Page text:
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From David Jencks <david_jen...@yahoo.com>
Subject Re: Aries releases - oh, the misery
Date Sun, 25 Mar 2012 21:41:52 GMT
Hi Holly

I sure didn't think of that :-)

I don't like it because there's no record in svn of what you actually built with.  I do envisage
using the versions plugin to update the snapshots profile, although I don't recall checking
to see if it worked "inside" a profile.

I also think, as I think you hinted, that it's going to be really confusing on a developers
machine to remember what state the pom is in.  If you want to make a change to a pom and try
both profiles before committing I think you'll have a hard time reverting just the version
changes and keeping the ones you mean.

thanks
david jencks

On Mar 25, 2012, at 1:55 PM, Holly Cummins wrote:

> Hi,
> 
> I've been thinking more about the profiles for released versions and
> snapshots. David J. has suggested maintaining profiles for released
> versions and snapshots so we can accommodate both the requirement for
> independently releasable modules, and the requirement that a current slice
> across all modules had better work (
> http://mail-archives.apache.org/mod_mbox/aries-dev/201112.mbox/%3C6A8EEF8C-F116-40B4-8256-8276EA7DADA0@yahoo.com%3E).
> David J., what was the reason for using a profile rather than the versions
> plugin? I'm thinking of using something like the following to build with
> snapshot versions:
> 
> mvn clean versions:use-latest-versions install
> 
> 
> It seems like it would be much simpler than profiles, because we wouldn't
> have to maintain any profiles.
> 
> I guess one downside is that such an invocation would work great in a
> Jenkins environment, where there was no plan to commit things back, but it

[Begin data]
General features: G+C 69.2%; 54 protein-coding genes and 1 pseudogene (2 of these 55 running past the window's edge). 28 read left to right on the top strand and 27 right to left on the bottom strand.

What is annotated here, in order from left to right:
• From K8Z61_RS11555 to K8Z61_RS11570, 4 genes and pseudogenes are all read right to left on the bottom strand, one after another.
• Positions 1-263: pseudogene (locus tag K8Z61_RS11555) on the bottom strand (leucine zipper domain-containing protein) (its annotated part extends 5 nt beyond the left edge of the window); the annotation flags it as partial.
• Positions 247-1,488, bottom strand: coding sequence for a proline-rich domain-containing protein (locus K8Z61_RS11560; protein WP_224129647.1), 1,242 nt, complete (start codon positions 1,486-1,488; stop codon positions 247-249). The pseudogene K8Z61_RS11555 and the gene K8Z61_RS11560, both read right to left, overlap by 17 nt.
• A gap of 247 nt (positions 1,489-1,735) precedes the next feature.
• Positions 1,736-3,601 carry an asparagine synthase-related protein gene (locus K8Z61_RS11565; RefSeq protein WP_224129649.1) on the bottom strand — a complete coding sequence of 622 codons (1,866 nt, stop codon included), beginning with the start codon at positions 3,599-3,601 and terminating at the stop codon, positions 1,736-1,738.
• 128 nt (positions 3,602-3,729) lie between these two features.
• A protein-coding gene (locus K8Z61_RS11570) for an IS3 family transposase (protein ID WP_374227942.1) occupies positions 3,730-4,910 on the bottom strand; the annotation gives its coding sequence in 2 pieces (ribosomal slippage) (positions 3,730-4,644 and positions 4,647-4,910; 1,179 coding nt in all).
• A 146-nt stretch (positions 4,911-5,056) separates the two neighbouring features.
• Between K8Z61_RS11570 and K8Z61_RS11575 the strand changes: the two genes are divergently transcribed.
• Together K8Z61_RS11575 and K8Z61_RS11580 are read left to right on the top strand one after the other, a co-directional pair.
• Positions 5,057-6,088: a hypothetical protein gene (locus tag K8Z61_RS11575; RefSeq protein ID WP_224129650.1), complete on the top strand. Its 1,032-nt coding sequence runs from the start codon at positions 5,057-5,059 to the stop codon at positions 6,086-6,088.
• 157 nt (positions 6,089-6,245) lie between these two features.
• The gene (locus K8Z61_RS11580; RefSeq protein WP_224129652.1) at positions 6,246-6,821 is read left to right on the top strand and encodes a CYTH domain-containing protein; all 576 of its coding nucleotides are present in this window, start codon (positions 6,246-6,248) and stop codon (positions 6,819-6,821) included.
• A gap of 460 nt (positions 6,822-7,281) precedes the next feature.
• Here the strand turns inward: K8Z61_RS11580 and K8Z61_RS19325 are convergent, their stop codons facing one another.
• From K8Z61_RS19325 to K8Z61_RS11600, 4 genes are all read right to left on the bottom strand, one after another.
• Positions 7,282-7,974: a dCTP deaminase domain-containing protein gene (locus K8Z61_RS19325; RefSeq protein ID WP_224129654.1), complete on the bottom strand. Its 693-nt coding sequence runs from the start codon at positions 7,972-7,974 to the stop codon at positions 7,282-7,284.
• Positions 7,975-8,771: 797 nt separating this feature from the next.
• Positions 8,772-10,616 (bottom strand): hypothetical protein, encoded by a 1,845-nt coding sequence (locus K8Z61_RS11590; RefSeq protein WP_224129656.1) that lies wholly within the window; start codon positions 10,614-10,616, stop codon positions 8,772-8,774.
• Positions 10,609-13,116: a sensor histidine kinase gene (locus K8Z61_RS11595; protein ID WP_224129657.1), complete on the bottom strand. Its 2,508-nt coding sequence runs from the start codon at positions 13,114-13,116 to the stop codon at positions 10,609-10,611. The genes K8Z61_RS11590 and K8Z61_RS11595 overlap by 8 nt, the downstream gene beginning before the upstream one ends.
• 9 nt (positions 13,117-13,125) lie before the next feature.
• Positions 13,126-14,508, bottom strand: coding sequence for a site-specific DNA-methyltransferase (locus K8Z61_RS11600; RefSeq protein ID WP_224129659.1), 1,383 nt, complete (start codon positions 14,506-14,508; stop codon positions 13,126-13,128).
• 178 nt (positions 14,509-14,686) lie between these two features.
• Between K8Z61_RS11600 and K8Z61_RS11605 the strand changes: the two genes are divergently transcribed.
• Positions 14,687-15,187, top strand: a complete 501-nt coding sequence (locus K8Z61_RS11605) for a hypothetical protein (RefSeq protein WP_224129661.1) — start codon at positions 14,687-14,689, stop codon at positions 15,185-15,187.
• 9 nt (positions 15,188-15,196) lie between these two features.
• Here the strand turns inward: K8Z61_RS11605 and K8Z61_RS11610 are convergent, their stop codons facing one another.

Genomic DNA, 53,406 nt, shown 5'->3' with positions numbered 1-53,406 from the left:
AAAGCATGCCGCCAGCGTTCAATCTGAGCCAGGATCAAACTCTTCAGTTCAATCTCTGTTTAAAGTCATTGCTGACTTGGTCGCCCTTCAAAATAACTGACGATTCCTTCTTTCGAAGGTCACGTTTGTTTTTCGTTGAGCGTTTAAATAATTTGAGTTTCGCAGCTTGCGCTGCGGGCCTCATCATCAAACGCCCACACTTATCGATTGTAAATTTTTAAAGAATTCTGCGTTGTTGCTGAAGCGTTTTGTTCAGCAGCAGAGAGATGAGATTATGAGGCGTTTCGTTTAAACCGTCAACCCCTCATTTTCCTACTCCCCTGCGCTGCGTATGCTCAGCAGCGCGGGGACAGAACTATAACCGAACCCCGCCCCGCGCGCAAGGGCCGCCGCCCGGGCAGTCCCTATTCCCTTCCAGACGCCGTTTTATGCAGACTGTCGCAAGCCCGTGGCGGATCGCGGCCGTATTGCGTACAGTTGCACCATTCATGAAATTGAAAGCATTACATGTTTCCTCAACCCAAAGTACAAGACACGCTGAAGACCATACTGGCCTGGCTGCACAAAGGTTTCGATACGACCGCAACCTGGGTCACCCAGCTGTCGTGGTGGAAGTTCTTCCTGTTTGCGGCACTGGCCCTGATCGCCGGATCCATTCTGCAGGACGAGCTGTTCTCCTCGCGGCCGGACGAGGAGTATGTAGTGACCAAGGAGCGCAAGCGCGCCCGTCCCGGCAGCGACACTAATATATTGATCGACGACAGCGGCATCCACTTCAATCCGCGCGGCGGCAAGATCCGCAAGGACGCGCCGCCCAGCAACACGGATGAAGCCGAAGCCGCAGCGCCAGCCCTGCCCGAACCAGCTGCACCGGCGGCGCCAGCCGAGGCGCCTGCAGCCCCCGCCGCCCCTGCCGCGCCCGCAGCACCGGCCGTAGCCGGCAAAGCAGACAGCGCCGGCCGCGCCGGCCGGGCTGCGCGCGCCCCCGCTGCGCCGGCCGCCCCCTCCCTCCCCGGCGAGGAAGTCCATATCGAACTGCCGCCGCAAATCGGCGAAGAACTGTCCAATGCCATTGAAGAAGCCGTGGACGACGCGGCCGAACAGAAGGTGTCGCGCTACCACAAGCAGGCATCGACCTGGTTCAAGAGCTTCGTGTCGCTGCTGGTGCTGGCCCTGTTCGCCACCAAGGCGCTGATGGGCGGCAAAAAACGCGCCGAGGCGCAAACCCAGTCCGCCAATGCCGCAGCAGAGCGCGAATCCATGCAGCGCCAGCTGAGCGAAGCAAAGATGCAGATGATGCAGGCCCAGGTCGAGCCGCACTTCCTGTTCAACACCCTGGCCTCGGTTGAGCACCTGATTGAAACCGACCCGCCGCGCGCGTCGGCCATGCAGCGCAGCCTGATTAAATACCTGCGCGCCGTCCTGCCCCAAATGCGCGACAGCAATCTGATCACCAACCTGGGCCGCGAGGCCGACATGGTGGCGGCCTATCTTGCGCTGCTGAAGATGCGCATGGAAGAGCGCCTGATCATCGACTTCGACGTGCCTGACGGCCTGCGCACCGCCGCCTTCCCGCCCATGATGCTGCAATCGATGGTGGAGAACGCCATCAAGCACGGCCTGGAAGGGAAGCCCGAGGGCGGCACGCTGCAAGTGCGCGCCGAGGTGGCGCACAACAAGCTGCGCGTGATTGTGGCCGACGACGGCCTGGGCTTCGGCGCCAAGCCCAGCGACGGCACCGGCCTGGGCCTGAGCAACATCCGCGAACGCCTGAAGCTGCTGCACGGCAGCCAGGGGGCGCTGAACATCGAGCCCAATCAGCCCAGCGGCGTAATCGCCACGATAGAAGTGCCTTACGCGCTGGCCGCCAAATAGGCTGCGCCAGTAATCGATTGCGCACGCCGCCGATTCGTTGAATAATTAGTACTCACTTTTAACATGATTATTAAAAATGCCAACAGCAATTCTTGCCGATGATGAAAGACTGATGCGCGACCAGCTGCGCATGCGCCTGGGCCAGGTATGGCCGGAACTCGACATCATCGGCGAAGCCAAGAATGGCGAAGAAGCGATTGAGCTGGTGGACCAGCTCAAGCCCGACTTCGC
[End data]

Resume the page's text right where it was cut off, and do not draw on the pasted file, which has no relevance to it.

> would be lousy in a developers' sandbox, where the changes made by the
> versions plugin get mixed in with other changes, and we'd have to be very
> careful not to commit them by doing versions:revert. Other than that
> objection, were there other downsides?
> 
> Holly
> 
> 
> On Mon, Mar 5, 2012 at 12:30 AM, David Jencks <david_jencks@yahoo.com>wrote:
> 
>> re the idea of profiles for dependencies at released versions and
>> snapshots (ARIES-798) -- I tried this out, it is very easy to set up, but
>> IIRC I got no feedback one way or another.  I still think it's a good idea
>> and am happy to set it up on the rest of the aries subprojects if people
>> like it.
>> 
>> david jencks
>> 
>> On Mar 4, 2012, at 8:22 AM, Holly Cummins wrote:
>> 
>>> Hi all,
>>> 
>>> A while ago we were discussing the long-anticipated JPA release, and I
>>> mentioned that I'd try and do a bug-fix release of the
>> transaction-wrappers
>>> bundle to try and get my feet wet with the release process.
>>> 
>>> Well, I've had a try, and I'm now feeling rather sodden, if not actually
>>> drowned. I hate to re-open the subject of releases, since it's a bit of a
>>> dead horse, but I think we're going to have continuing release issues*
>>> until we do two things:
>>> 
>>> 1. Move to a 1.0 release. Until we do this, we can't have proper semantic
>>> versioning, because we've cut off part of the version range and therefore
>>> overloaded other parts of the range. It's ambiguous whether a change from
>>> 0.4 to 0.5 is a breaking change or not. We used to version our internal
>>> package imports as [0.x,1.0), but we hit problems on our last batch of
>>> releases where bundles accepted incompatible versions of their
>>> dependencies. Now we tend to lock everything down to the next minor
>>> increment. This means that when a bundle is released, released versions
>> of
>>> bundles which depended on it no longer resolve with the new packages, and
>>> must themselves be re-released.
>>> 2. Be consistent in whether we depend on released versions or the latest
>>> snapshots in our poms. Otherwise we aggravate the problem caused by
>>> incomplete semantic versioning and end up having to release an even
>> bigger
>>> web of bundles per release. We discussed this in December (
>>> 
>> http://mail-archives.apache.org/mod_mbox/aries-dev/201112.mbox/%3C657FB750-83C5-45F9-83B1-93137594B3E9@yahoo.com%3E
>>> ), and David Jencks raised ARIES-798 to cover creating profiles to allow
>> us